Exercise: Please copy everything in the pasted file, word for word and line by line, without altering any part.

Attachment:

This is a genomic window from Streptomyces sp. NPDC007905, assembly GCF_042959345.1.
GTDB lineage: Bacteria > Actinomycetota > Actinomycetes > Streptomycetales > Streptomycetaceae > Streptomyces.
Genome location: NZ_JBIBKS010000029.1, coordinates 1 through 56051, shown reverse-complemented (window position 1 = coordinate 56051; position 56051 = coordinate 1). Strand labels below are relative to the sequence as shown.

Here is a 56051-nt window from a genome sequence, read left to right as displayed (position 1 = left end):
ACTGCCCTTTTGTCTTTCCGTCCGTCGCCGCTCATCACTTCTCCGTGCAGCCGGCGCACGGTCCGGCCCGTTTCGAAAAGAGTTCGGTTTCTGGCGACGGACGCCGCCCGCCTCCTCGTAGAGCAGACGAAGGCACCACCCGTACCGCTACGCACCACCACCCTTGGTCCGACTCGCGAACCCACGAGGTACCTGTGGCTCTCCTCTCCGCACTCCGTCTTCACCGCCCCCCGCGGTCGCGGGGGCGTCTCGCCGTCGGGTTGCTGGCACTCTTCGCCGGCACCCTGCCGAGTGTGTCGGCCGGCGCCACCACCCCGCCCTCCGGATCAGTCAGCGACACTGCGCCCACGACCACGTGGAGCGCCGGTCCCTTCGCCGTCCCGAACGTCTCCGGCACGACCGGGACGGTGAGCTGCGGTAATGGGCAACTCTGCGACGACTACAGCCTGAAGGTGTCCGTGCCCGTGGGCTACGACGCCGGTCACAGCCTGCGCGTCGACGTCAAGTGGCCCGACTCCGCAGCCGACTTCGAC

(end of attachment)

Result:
This is a genomic window from Streptomyces sp. NPDC007905, assembly GCF_042959345.1.
GTDB lineage: Bacteria > Actinomycetota > Actinomycetes > Streptomycetales > Streptomycetaceae > Streptomyces.
Genome location: NZ_JBIBKS010000029.1, coordinates 1 through 56051, shown reverse-complemented (window position 1 = coordinate 56051; position 56051 = coordinate 1). Strand labels below are relative to the sequence as shown.

Here is a 56051-nt window from a genome sequence, read left to right as displayed (position 1 = left end):
ACTGCCCTTTTGTCTTTCCGTCCGTCGCCGCTCATCACTTCTCCGTGCAGCCGGCGCACGGTCCGGCCCGTTTCGAAAAGAGTTCGGTTTCTGGCGACGGACGCCGCCCGCCTCCTCGTAGAGCAGACGAAGGCACCACCCGTACCGCTACGCACCACCACCCTTGGTCCGACTCGCGAACCCACGAGGTACCTGTGGCTCTCCTCTCCGCACTCCGTCTTCACCGCCCCCCGCGGTCGCGGGGGCGTCTCGCCGTCGGGTTGCTGGCACTCTTCGCCGGCACCCTGCCGAGTGTGTCGGCCGGCGCCACCACCCCGCCCTCCGGATCAGTCAGCGACACTGCGCCCACGACCACGTGGAGCGCCGGTCCCTTCGCCGTCCCGAACGTCTCCGGCACGACCGGGACGGTGAGCTGCGGTAATGGGCAACTCTGCGACGACTACAGCCTGAAGGTGTCCGTGCCCGTGGGCTACGACGCCGGTCACAGCCTGCGCGTCGACGTCAAGTGGCCCGACTCCGCAGCCGACTTCGAC